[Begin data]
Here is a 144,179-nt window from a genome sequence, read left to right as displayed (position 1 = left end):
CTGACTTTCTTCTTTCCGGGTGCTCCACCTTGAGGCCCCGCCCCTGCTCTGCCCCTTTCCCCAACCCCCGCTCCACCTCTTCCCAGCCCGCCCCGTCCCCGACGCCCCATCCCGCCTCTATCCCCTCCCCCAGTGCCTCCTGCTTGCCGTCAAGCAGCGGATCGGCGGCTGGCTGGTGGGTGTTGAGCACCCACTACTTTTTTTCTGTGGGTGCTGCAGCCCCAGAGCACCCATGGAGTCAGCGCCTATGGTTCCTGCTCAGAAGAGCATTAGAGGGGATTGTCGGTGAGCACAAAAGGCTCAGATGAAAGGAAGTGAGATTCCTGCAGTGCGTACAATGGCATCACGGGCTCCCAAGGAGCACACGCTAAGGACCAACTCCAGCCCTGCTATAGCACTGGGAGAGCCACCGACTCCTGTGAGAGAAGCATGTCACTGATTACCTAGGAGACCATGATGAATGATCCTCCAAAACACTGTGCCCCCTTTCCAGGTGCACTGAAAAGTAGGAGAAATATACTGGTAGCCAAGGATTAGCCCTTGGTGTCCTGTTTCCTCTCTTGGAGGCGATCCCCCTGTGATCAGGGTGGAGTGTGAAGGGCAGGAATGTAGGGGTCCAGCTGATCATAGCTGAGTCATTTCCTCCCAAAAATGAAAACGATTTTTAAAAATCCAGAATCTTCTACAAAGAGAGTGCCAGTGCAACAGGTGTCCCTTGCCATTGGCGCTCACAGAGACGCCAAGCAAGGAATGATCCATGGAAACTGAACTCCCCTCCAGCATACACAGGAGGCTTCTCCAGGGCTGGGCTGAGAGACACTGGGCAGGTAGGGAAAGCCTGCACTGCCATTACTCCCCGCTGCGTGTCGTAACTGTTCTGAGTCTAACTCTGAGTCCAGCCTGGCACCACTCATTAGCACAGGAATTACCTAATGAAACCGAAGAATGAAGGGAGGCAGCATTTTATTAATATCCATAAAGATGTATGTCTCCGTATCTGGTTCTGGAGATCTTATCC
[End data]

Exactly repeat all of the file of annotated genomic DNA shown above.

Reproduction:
Here is a 144,179-nt window from a genome sequence, read left to right as displayed (position 1 = left end):
CTGACTTTCTTCTTTCCGGGTGCTCCACCTTGAGGCCCCGCCCCTGCTCTGCCCCTTTCCCCAACCCCCGCTCCACCTCTTCCCAGCCCGCCCCGTCCCCGACGCCCCATCCCGCCTCTATCCCCTCCCCCAGTGCCTCCTGCTTGCCGTCAAGCAGCGGATCGGCGGCTGGCTGGTGGGTGTTGAGCACCCACTACTTTTTTTCTGTGGGTGCTGCAGCCCCAGAGCACCCATGGAGTCAGCGCCTATGGTTCCTGCTCAGAAGAGCATTAGAGGGGATTGTCGGTGAGCACAAAAGGCTCAGATGAAAGGAAGTGAGATTCCTGCAGTGCGTACAATGGCATCACGGGCTCCCAAGGAGCACACGCTAAGGACCAACTCCAGCCCTGCTATAGCACTGGGAGAGCCACCGACTCCTGTGAGAGAAGCATGTCACTGATTACCTAGGAGACCATGATGAATGATCCTCCAAAACACTGTGCCCCCTTTCCAGGTGCACTGAAAAGTAGGAGAAATATACTGGTAGCCAAGGATTAGCCCTTGGTGTCCTGTTTCCTCTCTTGGAGGCGATCCCCCTGTGATCAGGGTGGAGTGTGAAGGGCAGGAATGTAGGGGTCCAGCTGATCATAGCTGAGTCATTTCCTCCCAAAAATGAAAACGATTTTTAAAAATCCAGAATCTTCTACAAAGAGAGTGCCAGTGCAACAGGTGTCCCTTGCCATTGGCGCTCACAGAGACGCCAAGCAAGGAATGATCCATGGAAACTGAACTCCCCTCCAGCATACACAGGAGGCTTCTCCAGGGCTGGGCTGAGAGACACTGGGCAGGTAGGGAAAGCCTGCACTGCCATTACTCCCCGCTGCGTGTCGTAACTGTTCTGAGTCTAACTCTGAGTCCAGCCTGGCACCACTCATTAGCACAGGAATTACCTAATGAAACCGAAGAATGAAGGGAGGCAGCATTTTATTAATATCCATAAAGATGTATGTCTCCGTATCTGGTTCTGGAGATCTTATCC